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Brave Enough to Be Me

By Jennifer Fogarty, communications content manager
All divisions participated in the annual Hope Conference, focused on healing, connection, visibility, resilience and strength.
Students in every grade shared how they are "Brave Enough to Be Me" during the Hope Conference on April 20. This year’s theme was inspired by Amanda Gorman’s inauguration poem “The Hill We Climb.” What started in 2015 as a day for Upper School students has now been expanded to include all divisions with age-appropriate programming focused on connection, identity, visibility and resilience.

Keynote speaker Rodney Glasgow, Ed.D., captured the attention of Middle and Upper Schoolers with his vulnerability, sharing his story about being a gay black student at an independent school. He discussed how he finds joy amid obstacles and catastrophic moments—how he is brave enough to be himself. “In the midst of everything that’s going on,” shared Dr. Glasgow, “find your transformative joy. Because when you have transformative joy, all those things that come at you get churned around like butter and spit out into a superpower.” 

Dr. Glasgow serves as head of school at Sandy Spring Friends School and is one of the founders and leaders of the annual National Association of Independent School’s Student Diversity Leadership Conference (SDLC) for the past 25 years. The Hope Conference is modeled after SDLC.

The student-centered day of education created inspiration to embrace diversity and equity with dignity.

Learn more about the division-specific programming below. 

Upper School
Student leaders from the SDLC Flex designed a day filled with affinity groups, Torrey family groups and panel discussions on topics proposed and led by students.

Affinity group options included core aspects to students’ identities like sexual orientation, gender, socio-economics, ability, family structure, religion, and race and ethnicity. The opportunity allowed students to speak from the “I” perspective. 

In Torrey family groups, students reflected on Dr. Glasgow’s talk and discussed the conference theme “Brave Enough to Be Me.” 

Panel discussions ranged from mental health, remembering the Holocaust, women of color in leadership, pandemic puppies, alumni sharing stories of equity and justice work beyond graduation, political inclusion of conservatives, LGBT+ representation around the world, life as a twin, benefits of gardening and more.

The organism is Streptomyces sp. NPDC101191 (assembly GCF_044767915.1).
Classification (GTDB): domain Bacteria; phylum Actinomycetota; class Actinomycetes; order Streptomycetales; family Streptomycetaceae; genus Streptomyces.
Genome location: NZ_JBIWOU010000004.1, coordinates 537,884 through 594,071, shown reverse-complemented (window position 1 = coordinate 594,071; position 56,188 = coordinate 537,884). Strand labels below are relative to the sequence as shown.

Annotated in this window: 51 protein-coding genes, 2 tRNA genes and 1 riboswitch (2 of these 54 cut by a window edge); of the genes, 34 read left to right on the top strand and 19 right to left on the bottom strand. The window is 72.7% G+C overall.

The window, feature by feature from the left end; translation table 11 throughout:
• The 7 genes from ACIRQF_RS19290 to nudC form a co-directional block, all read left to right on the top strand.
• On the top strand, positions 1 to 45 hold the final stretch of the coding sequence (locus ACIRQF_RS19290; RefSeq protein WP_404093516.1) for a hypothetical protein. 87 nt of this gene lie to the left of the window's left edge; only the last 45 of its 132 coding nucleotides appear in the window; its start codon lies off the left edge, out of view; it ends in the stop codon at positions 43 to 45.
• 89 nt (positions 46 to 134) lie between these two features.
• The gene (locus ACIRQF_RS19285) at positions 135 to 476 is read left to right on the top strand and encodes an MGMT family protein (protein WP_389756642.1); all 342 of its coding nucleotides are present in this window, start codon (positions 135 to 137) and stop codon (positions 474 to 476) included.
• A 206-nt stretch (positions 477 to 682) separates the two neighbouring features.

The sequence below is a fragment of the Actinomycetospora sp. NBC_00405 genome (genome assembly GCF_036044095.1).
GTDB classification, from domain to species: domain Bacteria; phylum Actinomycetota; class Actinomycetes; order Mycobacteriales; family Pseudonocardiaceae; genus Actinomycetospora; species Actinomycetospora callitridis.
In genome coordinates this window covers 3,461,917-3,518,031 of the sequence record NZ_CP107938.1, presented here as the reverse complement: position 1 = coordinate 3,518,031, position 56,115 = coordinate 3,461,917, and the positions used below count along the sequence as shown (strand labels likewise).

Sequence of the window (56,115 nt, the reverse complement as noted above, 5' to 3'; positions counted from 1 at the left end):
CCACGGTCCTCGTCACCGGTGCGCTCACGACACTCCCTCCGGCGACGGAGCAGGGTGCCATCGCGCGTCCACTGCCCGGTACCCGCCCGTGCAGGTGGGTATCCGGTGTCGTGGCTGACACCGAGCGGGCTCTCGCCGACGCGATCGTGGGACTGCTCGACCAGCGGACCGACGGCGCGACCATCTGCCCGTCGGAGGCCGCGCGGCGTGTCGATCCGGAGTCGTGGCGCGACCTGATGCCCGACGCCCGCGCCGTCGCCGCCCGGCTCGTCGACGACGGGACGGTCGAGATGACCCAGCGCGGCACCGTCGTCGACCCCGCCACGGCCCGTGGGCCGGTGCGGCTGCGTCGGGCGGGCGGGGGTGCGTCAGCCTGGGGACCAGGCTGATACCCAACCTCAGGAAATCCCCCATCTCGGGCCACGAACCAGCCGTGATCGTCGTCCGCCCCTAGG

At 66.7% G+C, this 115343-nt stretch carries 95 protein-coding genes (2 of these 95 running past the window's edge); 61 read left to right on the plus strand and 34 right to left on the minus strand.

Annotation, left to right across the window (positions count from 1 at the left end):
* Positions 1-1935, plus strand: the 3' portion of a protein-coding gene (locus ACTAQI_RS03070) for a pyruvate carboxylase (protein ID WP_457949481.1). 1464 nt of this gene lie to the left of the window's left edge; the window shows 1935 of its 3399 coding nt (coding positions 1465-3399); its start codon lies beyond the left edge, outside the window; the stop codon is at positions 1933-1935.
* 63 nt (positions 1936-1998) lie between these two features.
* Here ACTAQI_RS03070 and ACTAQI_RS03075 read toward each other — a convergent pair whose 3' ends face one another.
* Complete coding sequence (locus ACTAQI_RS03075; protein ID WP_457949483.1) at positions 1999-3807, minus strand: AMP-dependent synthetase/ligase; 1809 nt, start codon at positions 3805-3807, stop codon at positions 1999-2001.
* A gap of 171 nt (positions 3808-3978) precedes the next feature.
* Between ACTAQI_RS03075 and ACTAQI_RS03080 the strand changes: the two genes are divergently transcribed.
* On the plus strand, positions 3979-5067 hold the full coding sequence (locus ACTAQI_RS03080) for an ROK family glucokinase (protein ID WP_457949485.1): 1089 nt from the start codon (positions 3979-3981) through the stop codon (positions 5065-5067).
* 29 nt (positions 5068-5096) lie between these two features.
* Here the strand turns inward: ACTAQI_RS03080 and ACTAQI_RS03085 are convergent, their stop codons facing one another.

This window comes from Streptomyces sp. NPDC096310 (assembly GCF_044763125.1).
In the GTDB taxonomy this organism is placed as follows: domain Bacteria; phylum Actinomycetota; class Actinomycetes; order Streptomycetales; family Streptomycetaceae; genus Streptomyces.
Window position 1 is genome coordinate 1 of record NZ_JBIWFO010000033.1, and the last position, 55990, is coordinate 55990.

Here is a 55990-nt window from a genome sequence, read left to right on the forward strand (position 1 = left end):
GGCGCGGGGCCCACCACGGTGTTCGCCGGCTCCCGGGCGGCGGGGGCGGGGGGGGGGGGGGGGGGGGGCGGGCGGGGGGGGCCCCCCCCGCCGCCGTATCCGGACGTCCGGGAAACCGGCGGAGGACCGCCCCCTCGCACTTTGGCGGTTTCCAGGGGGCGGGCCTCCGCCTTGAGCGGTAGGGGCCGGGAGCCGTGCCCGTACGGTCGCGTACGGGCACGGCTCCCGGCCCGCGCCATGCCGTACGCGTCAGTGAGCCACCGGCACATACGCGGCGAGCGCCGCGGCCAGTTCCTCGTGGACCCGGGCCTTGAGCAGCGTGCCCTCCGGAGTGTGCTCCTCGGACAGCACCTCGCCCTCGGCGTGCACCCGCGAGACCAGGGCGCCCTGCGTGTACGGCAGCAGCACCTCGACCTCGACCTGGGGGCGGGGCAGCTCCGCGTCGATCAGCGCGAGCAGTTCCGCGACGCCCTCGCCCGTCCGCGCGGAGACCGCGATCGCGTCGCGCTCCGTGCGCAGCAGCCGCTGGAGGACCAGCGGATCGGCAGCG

“I am proud to be part of a community that dedicates time and resources to a student-designed experience that helps our leaders of tomorrow learn how to become agents of change so that we might all look toward a better future,” shares Head of Upper School Tom Trocano.

On the morning of March 24, a special Upper School Hope Conference took place that included affinity groups, circle discussions, documentary screening and art-making. Students also held a tribute to Jok Jok ’20 who recently passed away and who had been devoted to planning the yearly Hope Conference. An art walk in the VASC quad included Jok’s work and artist statement. Students wrote notes to Jok and shared treasured memories.

Middle School
Student leaders from the No Place for Hate Committee organized several components of the day. Middle Schoolers contributed to a community art piece, engaged in workshops geared towards inclusivity and multiculturalism, and watched and discussed the documentary “A Place in the Middle,” the true story of a young girl in Hawaiʻi who dreams of leading the boys-only hula group at her school and the teacher who empowers her through traditional culture. 

Students reflected on their own identities and their personal responsibility in being upstanders creating transformative change.

“The Hope Conference for me is a time to think about what is important as a community,” shares Middle School Dean of Equity, Inclusion & Community Engagement Indigo Dow. “With the constant trauma in our world, this day serves as a time to reflect, process and heal. This day gives us an opportunity to figure out how we want to be and how to do better so that every member of this community can feel accepted and welcomed for who they are. This solidarity is imperative in order to create individual, cultural and institutional change.” 

Lower School
The book I am Enough by Grace Byers was the foundation for the Tiny Torreys and junior kindergartners’ connection with the Hope Conference as they continue their exploration of identity. Students documented their experience in a collaborative art piece reflecting upon how they are students who shine.

In an assembly, kindergarten through Grade 4 responded to the "Brave Enough to Be" prompt with courage, empathy and authenticity. They celebrated aspects of their individual identities while also naming ways they could help others in positive ways and make our world a better place.

In addition to students being brave enough to be a gardener, cook, singer, actress, geologist, physicist, play a sport and ride a horse, they also shared:
  • “I am brave enough to not give up when I make mistakes.”
  • “I am brave enough to look different than my friends.”
  • “I am brave enough to make LEGO movies and eat snails.”
  • “I am brave enough to ask for help.”
  • “I am brave enough to be a good sister who shares her Chinese food.”

“After reading the wide variety of ways Lower School students responded to the prompt, I am reminded why this work is so important.” shares Head of Lower School Payton Hobbs. “We are all beautifully unique and experience the world differently.”


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